Barcelona pays tribute to Juan Marsé, the storyteller from the outskirts of the city



Barcelona, ​​Jul 18 (EFE) .- Barcelona has paid tribute this Sunday to the writer Juan Marsé, who died a year ago, one of the authors who best captured the evolution of the city from the postwar period to the transition and its peripheries, both geographical and social .

Marsé died a year ago in Barcelona, ​​his hometown, at the age of 87.

Relatives, figures from the world of literature and political representatives have gathered this afternoon in the Barcelona library of El Carmel that bears the name of the author to remind him and his works in a ceremony led by the journalist and writer Juan Cruz.

Among the public, the presence of the Minister of Culture, the socialist Miquel Iceta, stood out.

They have also been present, although not physically, Pijoaparte, the mischievous charnego of the award-winning “Last Afternoons with Teresa”; Carol, “That Distinguished Whore”, and Cousin Montse with her hidden story.

“He knew better than anyone to explain the heartbeat of our city,” said the mayor of Barcelona, ​​Ada Colau, who has defined Marsé as “one of the indisputable figures of 20th century Spanish literature”.

Colau has celebrated that Marsé used his talent to explain Barcelona “from below”, focusing on humble neighborhoods such as Guinardó and Carmelo, and on their inhabitants, belonging to a stratum of society that does not usually appear in history books. .

There were fifteen novels, including “Last afternoons with Teresa”, “If they tell you that I fell”, “One day I’ll be back”, “The Shanghai spell”, “Ronda del Guinardó”, “Lizard’s tails”, “The bilingual lover “and” Calligraphy of dreams “, in which Marsé described the ration cards, the black market, the conciliations of the Franco regime, the power of the Church or the neighborhood cinema in continuous session.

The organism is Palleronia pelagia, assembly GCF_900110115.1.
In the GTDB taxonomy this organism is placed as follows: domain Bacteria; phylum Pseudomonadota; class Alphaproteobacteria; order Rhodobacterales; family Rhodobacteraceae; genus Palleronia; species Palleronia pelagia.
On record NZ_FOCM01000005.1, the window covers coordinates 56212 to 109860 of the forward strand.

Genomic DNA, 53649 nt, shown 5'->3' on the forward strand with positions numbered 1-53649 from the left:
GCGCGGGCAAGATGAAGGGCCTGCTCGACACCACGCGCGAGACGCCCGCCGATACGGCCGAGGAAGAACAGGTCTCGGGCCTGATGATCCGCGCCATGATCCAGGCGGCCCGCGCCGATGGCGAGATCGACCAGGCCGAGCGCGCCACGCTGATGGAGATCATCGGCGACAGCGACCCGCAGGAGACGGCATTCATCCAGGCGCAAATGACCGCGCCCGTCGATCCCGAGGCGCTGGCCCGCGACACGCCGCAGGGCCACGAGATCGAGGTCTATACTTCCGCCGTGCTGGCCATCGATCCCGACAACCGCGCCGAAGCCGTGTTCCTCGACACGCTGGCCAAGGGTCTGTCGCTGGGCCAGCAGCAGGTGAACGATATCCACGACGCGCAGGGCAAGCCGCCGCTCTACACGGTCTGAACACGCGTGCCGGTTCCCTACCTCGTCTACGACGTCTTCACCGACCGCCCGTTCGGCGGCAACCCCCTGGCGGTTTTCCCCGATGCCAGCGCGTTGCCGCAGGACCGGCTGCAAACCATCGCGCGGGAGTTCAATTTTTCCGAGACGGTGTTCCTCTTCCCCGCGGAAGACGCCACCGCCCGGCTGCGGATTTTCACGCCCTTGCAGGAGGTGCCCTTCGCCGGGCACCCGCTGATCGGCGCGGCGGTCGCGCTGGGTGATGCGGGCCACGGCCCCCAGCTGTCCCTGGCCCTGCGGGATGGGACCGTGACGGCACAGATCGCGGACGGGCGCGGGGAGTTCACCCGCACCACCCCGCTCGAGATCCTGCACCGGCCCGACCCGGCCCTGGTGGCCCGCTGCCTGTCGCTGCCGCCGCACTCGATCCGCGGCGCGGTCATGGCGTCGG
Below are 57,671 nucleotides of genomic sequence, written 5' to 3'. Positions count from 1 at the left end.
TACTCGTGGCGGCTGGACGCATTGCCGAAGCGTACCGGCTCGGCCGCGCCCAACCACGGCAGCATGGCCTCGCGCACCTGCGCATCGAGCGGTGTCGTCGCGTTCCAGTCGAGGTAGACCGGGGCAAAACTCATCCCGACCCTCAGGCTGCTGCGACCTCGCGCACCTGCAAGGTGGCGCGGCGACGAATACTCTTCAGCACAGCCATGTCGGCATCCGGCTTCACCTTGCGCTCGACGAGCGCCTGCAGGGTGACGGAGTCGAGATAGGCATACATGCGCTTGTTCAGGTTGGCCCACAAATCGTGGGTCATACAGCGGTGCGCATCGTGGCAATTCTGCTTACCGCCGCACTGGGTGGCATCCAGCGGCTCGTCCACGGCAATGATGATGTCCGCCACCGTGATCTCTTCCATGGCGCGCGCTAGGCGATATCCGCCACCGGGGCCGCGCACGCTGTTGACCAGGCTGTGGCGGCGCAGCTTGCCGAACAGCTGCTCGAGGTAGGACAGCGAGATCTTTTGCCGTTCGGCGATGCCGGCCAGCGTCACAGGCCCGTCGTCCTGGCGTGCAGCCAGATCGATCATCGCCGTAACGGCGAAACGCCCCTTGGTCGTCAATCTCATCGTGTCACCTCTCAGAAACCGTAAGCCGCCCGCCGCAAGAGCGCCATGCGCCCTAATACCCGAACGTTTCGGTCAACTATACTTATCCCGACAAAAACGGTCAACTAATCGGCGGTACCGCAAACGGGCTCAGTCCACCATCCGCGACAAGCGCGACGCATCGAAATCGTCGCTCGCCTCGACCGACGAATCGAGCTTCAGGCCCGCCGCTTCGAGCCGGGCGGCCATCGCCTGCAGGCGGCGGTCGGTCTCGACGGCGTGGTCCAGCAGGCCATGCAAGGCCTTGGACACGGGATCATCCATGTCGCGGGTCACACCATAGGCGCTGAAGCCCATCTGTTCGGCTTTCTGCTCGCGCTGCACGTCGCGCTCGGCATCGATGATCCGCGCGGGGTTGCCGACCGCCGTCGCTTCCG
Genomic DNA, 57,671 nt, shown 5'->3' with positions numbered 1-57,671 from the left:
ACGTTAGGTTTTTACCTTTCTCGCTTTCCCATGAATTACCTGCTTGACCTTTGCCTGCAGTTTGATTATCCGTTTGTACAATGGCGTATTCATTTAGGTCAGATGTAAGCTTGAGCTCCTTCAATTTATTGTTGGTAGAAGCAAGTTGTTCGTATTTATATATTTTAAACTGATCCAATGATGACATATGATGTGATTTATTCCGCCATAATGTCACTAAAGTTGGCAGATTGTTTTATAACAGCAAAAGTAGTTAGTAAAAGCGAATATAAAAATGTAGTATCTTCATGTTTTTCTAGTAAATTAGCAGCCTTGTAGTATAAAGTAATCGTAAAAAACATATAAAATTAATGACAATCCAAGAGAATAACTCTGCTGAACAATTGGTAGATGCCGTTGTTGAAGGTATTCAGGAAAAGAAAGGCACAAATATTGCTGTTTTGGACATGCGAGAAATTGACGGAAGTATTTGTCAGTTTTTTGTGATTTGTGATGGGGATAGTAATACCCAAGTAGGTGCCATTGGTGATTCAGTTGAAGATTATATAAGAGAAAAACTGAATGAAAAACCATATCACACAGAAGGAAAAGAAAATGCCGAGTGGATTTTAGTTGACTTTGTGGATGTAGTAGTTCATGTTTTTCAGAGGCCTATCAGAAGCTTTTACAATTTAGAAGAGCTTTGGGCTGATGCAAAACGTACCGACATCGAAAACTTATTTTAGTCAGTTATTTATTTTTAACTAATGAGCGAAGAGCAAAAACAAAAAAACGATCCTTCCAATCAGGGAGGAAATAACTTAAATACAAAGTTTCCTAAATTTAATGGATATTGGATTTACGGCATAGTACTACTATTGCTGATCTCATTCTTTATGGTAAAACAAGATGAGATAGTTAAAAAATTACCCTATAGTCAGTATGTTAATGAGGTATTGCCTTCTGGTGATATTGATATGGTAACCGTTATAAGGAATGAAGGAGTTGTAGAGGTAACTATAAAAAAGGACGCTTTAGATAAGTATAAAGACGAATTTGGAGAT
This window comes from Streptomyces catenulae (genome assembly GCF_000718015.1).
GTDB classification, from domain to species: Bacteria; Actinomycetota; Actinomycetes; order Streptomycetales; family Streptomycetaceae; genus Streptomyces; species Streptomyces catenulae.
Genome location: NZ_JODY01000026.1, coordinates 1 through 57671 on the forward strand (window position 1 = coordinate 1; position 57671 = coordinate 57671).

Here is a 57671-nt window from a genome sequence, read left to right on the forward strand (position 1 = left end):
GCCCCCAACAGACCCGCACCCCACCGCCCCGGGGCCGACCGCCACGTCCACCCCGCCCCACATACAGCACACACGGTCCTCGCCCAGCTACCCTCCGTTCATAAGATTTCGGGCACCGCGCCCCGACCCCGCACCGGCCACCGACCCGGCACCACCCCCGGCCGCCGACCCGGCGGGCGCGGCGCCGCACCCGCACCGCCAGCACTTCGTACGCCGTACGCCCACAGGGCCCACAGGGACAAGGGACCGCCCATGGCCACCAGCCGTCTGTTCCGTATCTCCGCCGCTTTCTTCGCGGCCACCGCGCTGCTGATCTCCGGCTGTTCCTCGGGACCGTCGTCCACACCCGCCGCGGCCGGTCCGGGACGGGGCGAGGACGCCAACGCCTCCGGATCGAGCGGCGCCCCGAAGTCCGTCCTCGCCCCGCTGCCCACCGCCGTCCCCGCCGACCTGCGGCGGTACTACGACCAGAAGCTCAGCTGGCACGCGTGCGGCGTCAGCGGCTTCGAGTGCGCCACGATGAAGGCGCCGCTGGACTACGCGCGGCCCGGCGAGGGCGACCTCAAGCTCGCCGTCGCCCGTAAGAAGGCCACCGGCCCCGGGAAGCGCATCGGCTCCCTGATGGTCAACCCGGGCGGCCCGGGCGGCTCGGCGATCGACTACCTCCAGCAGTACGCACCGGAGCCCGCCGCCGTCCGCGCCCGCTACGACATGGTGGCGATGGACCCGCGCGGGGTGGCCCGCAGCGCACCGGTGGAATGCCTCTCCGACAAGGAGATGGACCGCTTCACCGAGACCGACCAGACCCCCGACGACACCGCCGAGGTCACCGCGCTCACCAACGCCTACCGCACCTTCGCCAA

People who were very close to him, such as the writer Eduardo Mendoza and the publishers Sílvia Quernini and María Fasce, have participated in the act of remembrance to Marsé.

Berta Marsé, daughter of the writer, has also taken the floor, explaining how she discovered that her father, whose real name was Juan Faneca. He had been adopted shortly after birth, after his mother died in childbirth.

During her speech, Berta Marsé read a fragment that she found, a few days after her father’s death, written on May 24, 2018 in a notebook that he used to take to the hospital.

“If you have loved, if they have loved you, you will know in old age that this was the true and powerful bond that tied you to life, the only one that deserves to be remembered,” he recited.

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